Music Review: The Mersey Beatles: The Beatles ’68 – A Year Of Revolution, Epstein Theatre, Liverpool

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Image Source: Epstein Theatre

Written By: Chris Daley

Format: Music Show
Genre: Music
Date: June 15 2018
Location: Epstein Theatre, Liverpool

“The Mersey Beatles return home to the Epstein Theatre, fresh from their recent sell-out tours of the USA and Sweden. The Four Lads from Liverpool will celebrate the 50th anniversary of The White Album with a special ‘Beatles ‘68 – A Year Of Revolution’ set, plus a special set of hits.”

Having been brought up on The Beatles from a young age, the idea of an evening of live Beatles music had me genuinely excited. I saw Paul McCartney live at Anfield a number of years ago, and thought that was the closest I’d ever get to seeing The Beatles perform live.

Let me state for the record, just so there’s no confusion, I’m not a huge White Album fan. It was, to my mind, the most experimental album The Beatles made, and marked the beginning of the end of The Beatles as a band. Don’t get me wrong, there are some amazing songs on there. However, to keep high quality throughout any double album is difficult. And with thirty songs and a band arguing on the verge of breaking up, The White Album for me is distinctly “Hit and Miss”. At one point in the show, John (Mark Bloor) asked the audience “Whose favourite Beatles album is the White Album?” Immediately, Paul (Steven Howard) raised his hand and shouted out “Mine”. Sadly, he was the only one, and The Mersey Beatles were greeted with distinct apathy from the crowd which, to be honest, set the tone for the evening, but unfortunately it wasn’t my only issue with the night’s performance.

Here’s the problem. When seeing a tribute band, why are you there? To see as authentic a performance of your beloved band as possible. For me, that authenticity was shattered early on and was difficult to claw back throughout.

Initially, I was very positive. Costume-wise, they were very much dressed as The Beatles would have been in the late sixties. Glossing over the fact that Bloor as Lennon and Brian Ambrose as Ringo look nothing like their counterparts in real life, the hair and make-up of all four added well to create the illusion of seeing The Beatles live. However, once their “fifth Beatle” in the form of Tony Cook also entered the stage and sat at a keyboard at the back, not in any period costume and not introduced as anyone in particular, the authenticity began to crumble.

I have a few fundamental issues with some of the Mersey Beatles. Ironically with Ambrose as Ringo, I thought his voice was too authentic and his drumming was not at all. Ambrose takes the lead vocals on Don’t Pass Me By and gets Ringo’s lack of ability to sing in tune spot on. This being replicated perfectly in front of me had me laughing from the start. Yet I’m not sure this song was intended as a comedy number, and did more to reinforce the strange atmosphere of the show. Ambrose’s drumming, however. is fantastic, and just before the interval he gave a very impressive drum solo to finish off the rendition of Hey Jude. Again breaking that authenticity.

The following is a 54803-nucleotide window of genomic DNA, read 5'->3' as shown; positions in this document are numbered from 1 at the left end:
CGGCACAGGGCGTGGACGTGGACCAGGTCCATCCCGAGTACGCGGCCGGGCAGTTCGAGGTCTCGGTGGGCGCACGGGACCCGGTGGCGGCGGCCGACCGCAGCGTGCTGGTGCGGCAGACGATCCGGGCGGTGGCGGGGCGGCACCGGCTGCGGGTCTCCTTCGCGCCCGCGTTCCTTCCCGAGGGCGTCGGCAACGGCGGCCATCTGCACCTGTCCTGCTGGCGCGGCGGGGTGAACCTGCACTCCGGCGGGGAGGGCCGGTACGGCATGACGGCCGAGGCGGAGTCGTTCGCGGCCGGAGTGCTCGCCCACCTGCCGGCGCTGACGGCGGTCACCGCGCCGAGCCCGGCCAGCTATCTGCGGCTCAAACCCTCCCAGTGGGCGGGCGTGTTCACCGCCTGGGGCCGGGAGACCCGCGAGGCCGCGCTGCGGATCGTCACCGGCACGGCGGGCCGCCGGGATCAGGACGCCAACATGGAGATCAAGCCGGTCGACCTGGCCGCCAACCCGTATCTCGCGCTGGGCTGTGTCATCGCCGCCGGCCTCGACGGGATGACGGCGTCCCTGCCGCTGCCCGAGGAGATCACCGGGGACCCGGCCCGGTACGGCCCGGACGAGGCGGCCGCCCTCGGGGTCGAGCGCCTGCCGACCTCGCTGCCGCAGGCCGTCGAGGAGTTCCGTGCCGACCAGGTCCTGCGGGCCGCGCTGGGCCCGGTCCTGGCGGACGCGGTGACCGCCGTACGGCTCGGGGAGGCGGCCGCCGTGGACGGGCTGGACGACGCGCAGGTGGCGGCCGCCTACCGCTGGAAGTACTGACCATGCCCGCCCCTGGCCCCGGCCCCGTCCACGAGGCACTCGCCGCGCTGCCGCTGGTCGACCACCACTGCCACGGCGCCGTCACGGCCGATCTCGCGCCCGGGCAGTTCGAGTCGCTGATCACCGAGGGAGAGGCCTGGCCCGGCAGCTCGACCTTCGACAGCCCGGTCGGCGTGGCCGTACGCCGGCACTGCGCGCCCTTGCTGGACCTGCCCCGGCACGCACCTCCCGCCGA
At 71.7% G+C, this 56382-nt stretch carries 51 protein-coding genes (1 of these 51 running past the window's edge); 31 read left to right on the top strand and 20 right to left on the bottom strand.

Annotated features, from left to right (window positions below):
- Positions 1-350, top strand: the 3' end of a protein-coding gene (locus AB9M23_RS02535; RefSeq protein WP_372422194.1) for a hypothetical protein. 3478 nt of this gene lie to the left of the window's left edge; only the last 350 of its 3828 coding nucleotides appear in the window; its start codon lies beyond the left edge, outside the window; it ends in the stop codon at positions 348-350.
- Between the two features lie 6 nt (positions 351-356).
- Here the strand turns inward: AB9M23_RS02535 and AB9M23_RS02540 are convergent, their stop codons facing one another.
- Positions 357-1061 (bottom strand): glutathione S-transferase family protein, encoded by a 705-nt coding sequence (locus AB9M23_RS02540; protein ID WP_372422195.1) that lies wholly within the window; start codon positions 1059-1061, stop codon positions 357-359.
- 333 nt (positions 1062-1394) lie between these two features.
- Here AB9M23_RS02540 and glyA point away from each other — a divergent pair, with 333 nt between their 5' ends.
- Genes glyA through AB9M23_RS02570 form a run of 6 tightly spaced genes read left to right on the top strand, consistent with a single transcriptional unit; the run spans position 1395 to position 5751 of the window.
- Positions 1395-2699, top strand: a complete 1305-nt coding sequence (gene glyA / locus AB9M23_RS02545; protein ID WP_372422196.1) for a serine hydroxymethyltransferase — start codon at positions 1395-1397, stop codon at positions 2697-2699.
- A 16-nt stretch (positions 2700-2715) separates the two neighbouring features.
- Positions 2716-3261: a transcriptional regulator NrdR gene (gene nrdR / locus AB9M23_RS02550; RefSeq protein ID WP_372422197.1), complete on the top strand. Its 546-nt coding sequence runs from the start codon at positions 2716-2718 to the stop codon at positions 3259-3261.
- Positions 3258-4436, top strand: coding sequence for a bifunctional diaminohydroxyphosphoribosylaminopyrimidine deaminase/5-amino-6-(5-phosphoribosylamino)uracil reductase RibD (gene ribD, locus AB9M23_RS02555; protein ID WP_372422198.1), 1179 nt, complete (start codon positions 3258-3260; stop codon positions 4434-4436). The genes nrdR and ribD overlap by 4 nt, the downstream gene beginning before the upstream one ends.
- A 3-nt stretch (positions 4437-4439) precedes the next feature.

This was compounded by Bloor’s constant inability to get his guitar strap right throughout the entire show. Unless John Lennon repeatedly fiddled with his peddles and was never happy with how his guitar sat during a live performance, this was very much a distraction for me during the show, although paradoxically Bloor’s voice is probably the closest of any of the Mersey Beatles to their counterparts.

Craig McGown is clearly a talented guitar player and captures George’s lethargy on stage very well. In terms of his voice, there were quite a few missed and bum notes though. However, Steven Howard was the one constant positive for me. He was engaging with the crowd, leading the show well, and proved that he is a great live performer. I just wish he sounded more like Paul McCartney when he sang.

The best parts for me were when The Mersey Beatles relaxed for some of the better known hits. From all the videos I’ve seen, they very much captured the cheeky and playful banter both between themselves and with the crowd. That seemed authentic and real, and they were funny and engaging.

Overall, then, I have to say I was disappointed. It’s hard not to enjoy Beatles songs done well. Dear Prudence was a particular highlight for me, and along with Hey Jude, were the best bits of the show. But by and large, it fell flat. The White Album is an acquired taste at the best of times. Die-hard Beatles fans will still enjoy the show. But, to be honest, I was expecting more.

Overall Rating: 6.5/10 – Okay